Thursday, July 16, 2009

The Bellagio Hotel and Casino (VegasSummer 09, entertainment, gambling)

While a lot of things remained the same, there have also been a good a number of changes at the Bellagio, mostly in the casino. The rooms are still very nice, with a huge bathroom that has both a bath and a shower. The cable is decent, and still has the four Chinese language channels. The minibar is still just as expensive, with $8 for a bottle of Fiji water and $13 for an ethernet cable as they don't have wireless. I remembered to bring my own ethernet cable this time!

As for the casino, it's very clear how things have changed. I arrived on a Tuesday and it was pretty quiet in the casino around midnight. Things picked up somewhat towards the end of my stay as people were coming for the 4th of July weekend. Apparently it's a pretty big deal because a lot of Californians will go to Vegas during that time as Vegas' fireworks laws are less strict. Even then, the biggest sign that things were different was the fact that there are now $10 minimum tables at the Bellagio. I remember for the longest time that at best the minimums at the Bellagio were $25 and those tables would be filled. Now, even the $10 tables don't get that much action. Another difference I think I noticed was that when you used to ask for water while at the tables, they'd give you bottles of Fiji. Now, they give you small bottles of water with a Bellagio wrapper on it. Of course they still have Fiji available, you just have to ask for it specifically.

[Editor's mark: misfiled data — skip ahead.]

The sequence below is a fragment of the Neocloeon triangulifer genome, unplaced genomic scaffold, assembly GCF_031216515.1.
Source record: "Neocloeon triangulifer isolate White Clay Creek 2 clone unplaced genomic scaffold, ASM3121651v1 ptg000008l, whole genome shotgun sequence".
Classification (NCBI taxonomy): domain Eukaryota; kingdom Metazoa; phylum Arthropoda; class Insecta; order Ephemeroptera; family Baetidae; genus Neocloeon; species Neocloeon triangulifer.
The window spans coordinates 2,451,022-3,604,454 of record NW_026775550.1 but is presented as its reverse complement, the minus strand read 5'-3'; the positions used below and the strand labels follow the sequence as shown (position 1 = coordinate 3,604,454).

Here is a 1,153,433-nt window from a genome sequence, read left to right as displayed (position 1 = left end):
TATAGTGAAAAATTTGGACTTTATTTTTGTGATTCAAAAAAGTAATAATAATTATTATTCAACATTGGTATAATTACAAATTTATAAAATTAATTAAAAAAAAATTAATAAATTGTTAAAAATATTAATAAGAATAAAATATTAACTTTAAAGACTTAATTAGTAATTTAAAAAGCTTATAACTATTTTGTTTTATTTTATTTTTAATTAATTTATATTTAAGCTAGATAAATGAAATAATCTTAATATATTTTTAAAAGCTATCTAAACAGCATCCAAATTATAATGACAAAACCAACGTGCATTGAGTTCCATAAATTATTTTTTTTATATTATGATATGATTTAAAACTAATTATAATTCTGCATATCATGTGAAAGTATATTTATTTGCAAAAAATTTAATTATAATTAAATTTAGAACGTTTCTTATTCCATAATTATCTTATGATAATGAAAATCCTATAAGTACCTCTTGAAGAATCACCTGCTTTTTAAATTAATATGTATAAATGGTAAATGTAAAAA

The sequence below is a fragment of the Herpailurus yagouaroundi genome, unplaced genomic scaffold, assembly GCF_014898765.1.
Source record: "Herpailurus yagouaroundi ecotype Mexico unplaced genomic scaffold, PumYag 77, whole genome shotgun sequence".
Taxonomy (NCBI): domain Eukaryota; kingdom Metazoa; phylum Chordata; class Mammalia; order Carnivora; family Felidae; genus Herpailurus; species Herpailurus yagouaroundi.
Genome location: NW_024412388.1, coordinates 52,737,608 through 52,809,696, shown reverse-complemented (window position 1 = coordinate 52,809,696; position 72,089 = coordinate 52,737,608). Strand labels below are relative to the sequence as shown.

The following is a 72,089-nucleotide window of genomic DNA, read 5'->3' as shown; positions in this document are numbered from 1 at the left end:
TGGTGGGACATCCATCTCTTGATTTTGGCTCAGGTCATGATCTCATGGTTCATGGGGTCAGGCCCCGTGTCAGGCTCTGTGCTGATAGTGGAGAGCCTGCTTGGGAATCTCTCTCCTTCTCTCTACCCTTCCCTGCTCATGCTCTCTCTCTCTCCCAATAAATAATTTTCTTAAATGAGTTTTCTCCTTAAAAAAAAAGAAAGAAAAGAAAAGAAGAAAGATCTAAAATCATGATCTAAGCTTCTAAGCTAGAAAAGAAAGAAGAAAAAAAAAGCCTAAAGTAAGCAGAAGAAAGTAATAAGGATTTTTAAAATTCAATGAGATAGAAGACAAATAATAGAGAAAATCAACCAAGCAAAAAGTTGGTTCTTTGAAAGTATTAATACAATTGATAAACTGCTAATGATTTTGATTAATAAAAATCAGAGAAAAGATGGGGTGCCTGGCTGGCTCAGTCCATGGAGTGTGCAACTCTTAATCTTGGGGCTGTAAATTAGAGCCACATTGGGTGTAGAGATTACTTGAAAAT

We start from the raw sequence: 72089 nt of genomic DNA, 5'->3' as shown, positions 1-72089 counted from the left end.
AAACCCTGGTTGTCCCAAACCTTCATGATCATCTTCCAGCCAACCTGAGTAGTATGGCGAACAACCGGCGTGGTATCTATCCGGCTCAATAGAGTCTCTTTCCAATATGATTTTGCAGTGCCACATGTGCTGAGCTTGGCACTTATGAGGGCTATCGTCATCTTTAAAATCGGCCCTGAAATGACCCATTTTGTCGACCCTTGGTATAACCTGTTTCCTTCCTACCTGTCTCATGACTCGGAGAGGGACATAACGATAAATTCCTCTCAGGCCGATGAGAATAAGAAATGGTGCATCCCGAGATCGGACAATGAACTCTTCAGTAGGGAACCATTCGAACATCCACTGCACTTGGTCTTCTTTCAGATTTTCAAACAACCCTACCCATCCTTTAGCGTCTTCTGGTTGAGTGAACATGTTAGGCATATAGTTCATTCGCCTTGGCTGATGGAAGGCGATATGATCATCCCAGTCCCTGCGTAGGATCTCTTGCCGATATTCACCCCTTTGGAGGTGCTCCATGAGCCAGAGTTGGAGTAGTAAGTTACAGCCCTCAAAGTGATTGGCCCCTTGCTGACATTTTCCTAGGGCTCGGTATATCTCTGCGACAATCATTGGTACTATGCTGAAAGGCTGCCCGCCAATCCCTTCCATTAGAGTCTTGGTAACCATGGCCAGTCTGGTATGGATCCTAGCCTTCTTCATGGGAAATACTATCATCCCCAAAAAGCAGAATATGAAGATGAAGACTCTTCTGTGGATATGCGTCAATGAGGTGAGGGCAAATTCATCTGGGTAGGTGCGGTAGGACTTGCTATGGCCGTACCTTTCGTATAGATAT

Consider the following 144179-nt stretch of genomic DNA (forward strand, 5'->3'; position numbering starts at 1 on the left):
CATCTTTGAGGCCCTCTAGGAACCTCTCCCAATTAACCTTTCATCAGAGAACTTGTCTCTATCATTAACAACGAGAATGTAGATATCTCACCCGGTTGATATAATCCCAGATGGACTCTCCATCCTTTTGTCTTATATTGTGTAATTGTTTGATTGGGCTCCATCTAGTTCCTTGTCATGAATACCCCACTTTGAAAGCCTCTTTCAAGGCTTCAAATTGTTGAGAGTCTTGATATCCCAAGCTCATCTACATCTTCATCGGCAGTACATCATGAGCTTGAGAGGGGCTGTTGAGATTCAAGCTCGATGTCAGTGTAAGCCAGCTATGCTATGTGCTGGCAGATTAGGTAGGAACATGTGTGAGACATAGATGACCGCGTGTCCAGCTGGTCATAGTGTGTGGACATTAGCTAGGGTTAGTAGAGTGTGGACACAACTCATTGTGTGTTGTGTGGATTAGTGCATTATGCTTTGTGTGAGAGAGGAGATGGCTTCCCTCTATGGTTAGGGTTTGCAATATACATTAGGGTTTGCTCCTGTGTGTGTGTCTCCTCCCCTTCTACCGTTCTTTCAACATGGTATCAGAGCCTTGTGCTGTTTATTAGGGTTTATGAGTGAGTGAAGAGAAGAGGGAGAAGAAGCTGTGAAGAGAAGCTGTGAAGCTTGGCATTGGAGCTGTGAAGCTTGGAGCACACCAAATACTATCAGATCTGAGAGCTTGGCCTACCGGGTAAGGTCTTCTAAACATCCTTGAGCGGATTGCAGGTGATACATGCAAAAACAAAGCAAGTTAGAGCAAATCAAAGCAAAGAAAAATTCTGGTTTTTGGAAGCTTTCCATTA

The only table game I played was Pai Gow tiles. This is actually a simple game hiding under a complex interface. I chose this game for a few reasons. One, almost all the dealers were friendly Cantonese-speaking folks. The night shift floorman was especially friendly and wrote me a couple of two-person comps for Noodles and kept offering me buffet and steakhouse comps. Second, this is the best game for sitting for long periods of time while preserving bankroll. 41% of the hands result in a push, and because of the necessity for hand-shuffling and stacking, only about 40 hands get dealt per hour. I ended down about 260 after playing 8 hours at 50/hand and 4 hours at 100/hand. Lastly, you're allowed to touch the tiles, feel the dots, and try to squeeze out the tile you want. I've always said that this texture part of gambling is a big attraction to asian gamblers, though I don't know why exactly.

I always suggest that people play Pai Gow tiles, and if the casino you're at doesn't offer it, even Pai Gow poker is a fun substitute. Here's an introduction to the game from one of the best casino gambling sites out there, wizard of odds: . Notice that even if you ask the dealer to set the hand the house way for you every time and you bank every time heads up, the house edge still only comes out to about 1.5%. If you play any of the more optimal strategies that he lists at the end, that number comes down a lot more.

Some things, however, don't really change. There were a couple of older guys who flew in from Hong Kong vacationing with their family. One of the guys was betting 5k-10k per hand. By the time i saw him again the following night, he had about 230k in chips in front of him. Also, while the floorman was more than generous with comps, when it came time for me to leave and deal with the pit and the casino host, it was like pulling teeth to get an extra $50 taken off my hotel bill. While the Bellagio is still probably the best place to play Pai Gow tiles, unless you're a big player in general, I don't see why you would want to stay and play at the Bellagio. The aura of superiority and luxury is gone.

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